Teachers allege that often GSEB assigns them the work and forgets to take care of their basic needs like food, water and shelter. "Sometimes the teachers are forced to purchase water and food from villagers as the school doesn't have drinking water facility. Add to this, the pain of separation from family," said MGM School secondary teacher Rita John.

Teachers alleged that since it's compulsory for teachers, who are a part of government aided schools, to evaluate SSC and HSC answer-sheets, many use political influence to keep away from their duty while many prefer to avail medical leave for 20 days to avoid going to remote places. "This leads to increased pressure on those undertaking evaluation work," they added.

"If Vadodara teachers are allowed to check the answer-sheets in the city schools, then the number of teachers wanting to evaluate the SSC and HSC answer-sheets would naturally increase. This will not only reduce pressure, but even evaluation will be more accurate," said Refinery English medium secondary teacher LC Joy. She added, " At present, there are times when due to shortage of teachers, a maths teacher is assigned the task of checking an English paper and vice-versa. This naturally affects the results."

" We have demanded to the GSEB that they should select schools which are closer to the railway station, so that teachers can commute. Moreover, teachers above the age of 50 and lady teachers shouldn't be sent to far-off places for paper evaluation," said Higher Secondary Teachers' Association president Kirit Bhatt.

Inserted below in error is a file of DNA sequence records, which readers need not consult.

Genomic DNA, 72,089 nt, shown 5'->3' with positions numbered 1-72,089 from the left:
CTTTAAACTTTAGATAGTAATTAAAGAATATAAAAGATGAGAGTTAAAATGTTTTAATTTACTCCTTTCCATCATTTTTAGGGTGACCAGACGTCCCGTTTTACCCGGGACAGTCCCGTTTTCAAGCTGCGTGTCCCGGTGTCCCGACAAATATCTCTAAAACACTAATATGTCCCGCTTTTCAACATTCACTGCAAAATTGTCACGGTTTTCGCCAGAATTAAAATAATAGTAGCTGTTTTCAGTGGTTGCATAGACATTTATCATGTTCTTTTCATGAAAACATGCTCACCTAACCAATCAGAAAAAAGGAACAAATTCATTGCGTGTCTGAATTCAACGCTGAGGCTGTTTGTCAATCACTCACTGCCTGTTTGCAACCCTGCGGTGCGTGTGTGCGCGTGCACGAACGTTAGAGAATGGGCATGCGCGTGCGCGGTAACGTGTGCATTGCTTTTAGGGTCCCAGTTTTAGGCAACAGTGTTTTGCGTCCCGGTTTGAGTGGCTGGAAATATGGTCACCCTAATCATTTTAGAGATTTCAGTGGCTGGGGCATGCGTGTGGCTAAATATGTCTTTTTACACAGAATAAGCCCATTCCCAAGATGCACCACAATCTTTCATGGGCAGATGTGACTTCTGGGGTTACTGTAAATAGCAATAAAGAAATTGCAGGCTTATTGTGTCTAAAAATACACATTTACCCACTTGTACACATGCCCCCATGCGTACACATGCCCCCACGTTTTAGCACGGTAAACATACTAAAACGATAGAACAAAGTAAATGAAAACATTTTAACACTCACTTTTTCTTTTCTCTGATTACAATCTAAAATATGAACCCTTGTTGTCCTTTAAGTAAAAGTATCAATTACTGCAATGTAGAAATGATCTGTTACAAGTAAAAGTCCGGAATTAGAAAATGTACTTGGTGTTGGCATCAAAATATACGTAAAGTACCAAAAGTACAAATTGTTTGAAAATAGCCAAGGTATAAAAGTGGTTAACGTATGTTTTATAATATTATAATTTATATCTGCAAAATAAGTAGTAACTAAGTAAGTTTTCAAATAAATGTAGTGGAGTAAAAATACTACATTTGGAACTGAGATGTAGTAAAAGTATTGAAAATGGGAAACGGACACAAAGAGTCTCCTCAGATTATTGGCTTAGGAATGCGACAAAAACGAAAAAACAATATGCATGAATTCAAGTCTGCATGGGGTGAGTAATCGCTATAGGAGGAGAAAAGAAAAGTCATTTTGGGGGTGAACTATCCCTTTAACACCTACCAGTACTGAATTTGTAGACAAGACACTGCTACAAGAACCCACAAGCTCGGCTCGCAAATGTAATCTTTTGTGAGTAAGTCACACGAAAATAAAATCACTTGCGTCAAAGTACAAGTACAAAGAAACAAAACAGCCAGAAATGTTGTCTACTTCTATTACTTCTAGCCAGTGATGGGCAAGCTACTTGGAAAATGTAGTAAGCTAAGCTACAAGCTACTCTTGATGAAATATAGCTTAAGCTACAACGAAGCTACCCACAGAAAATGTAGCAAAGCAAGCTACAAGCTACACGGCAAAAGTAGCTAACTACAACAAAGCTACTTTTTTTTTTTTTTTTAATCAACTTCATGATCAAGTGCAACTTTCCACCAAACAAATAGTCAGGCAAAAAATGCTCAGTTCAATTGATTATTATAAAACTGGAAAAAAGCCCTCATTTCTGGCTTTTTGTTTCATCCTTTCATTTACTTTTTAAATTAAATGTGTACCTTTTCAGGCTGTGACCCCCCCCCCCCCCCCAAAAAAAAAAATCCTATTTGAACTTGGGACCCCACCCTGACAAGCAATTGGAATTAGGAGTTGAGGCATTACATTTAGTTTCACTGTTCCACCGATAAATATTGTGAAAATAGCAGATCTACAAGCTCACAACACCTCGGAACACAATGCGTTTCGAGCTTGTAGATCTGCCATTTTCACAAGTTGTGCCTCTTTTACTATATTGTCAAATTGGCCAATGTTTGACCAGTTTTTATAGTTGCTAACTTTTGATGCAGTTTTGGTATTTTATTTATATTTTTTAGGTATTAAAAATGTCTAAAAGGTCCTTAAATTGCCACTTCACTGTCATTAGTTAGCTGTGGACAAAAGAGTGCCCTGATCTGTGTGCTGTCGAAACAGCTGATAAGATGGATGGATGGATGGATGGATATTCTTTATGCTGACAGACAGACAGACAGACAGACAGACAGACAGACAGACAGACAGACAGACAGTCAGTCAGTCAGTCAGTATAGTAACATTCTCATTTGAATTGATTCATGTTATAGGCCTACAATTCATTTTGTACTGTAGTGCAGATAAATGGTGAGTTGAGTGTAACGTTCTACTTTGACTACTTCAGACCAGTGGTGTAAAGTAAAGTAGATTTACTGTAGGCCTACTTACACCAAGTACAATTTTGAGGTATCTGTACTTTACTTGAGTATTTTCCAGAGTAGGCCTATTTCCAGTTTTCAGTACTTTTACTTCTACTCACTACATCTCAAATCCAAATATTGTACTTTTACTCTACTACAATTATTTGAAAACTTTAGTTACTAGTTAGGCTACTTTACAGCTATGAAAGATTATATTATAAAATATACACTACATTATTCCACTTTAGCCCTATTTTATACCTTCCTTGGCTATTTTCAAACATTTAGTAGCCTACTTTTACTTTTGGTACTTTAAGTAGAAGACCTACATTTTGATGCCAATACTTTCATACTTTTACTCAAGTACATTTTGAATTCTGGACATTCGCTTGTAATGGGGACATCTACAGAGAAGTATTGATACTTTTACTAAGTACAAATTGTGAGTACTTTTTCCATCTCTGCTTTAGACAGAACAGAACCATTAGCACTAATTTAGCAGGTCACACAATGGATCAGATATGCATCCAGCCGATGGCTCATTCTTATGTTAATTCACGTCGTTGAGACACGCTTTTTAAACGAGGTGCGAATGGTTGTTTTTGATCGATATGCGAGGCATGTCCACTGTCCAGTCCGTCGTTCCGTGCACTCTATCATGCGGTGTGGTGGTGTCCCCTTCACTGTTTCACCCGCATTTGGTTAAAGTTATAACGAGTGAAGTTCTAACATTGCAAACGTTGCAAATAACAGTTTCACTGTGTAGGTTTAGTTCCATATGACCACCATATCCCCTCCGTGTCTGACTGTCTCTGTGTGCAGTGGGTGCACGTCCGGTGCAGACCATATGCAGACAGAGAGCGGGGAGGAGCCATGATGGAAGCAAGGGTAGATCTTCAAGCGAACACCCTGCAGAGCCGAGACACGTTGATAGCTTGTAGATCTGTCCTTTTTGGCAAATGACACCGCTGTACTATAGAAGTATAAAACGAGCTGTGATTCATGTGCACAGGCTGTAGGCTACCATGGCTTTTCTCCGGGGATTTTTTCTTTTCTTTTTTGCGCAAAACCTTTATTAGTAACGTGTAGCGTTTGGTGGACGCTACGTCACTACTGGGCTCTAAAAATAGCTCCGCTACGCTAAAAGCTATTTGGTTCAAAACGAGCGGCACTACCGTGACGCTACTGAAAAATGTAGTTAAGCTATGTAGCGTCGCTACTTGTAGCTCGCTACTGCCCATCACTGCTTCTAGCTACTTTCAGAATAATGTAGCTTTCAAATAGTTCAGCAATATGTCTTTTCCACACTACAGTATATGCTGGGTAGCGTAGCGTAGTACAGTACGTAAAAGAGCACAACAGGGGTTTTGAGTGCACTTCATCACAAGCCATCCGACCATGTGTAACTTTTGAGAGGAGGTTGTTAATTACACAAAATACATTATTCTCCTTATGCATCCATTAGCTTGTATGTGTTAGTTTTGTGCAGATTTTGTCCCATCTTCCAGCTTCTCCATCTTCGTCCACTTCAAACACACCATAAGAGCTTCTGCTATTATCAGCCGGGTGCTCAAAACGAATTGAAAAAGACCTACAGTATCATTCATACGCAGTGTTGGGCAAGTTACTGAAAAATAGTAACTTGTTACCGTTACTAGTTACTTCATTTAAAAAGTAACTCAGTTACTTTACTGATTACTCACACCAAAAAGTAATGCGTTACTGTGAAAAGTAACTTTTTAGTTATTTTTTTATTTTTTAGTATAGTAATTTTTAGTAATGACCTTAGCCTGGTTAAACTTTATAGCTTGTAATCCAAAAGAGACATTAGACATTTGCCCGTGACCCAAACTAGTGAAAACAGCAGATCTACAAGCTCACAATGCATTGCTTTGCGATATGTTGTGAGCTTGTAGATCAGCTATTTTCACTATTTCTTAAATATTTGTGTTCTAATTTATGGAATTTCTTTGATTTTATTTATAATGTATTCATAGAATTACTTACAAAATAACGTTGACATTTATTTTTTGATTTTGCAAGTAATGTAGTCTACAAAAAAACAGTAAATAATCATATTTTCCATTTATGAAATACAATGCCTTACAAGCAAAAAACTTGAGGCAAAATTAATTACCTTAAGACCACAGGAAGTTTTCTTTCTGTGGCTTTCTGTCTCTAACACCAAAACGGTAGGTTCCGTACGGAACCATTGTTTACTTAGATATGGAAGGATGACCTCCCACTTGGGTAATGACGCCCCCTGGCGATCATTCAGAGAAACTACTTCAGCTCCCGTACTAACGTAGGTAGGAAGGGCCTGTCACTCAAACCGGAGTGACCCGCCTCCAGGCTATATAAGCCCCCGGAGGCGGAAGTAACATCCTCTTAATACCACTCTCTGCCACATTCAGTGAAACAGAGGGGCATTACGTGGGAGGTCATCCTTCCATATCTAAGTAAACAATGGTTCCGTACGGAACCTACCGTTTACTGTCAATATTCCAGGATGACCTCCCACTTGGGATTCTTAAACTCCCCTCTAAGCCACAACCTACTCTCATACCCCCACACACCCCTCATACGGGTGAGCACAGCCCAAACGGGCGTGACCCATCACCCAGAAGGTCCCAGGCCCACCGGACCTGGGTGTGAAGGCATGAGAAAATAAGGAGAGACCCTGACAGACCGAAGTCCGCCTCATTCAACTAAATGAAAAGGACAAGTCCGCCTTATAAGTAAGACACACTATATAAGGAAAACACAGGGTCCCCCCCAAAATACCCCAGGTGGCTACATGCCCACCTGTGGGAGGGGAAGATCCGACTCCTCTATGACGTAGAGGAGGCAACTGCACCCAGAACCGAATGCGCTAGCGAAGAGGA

State education minister Anandiben Patel told 'The Times of India', " The zones have been fixed and the teachers have to go to their respective zones for evaluation of SSC and HSC answer-sheets". She said that it is the teacher's duty to check the answer-sheets on time. " We do ensure that they have all facilities. If they feel that they don't have enough facility then they should ask it from us," added Patel.

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Prayers, police, parents on day one of board exams Wednesday, April 4, 2001

VADODARA: City schools wore an unusual look on Tuesday. Instead of a 'chowkidar' on the main gate of the school stood policemen, unlike the regular days when the students carry their bags to the classroom, they had to leave it outside the school gate and strange enough the number of parents in the school were more than the students.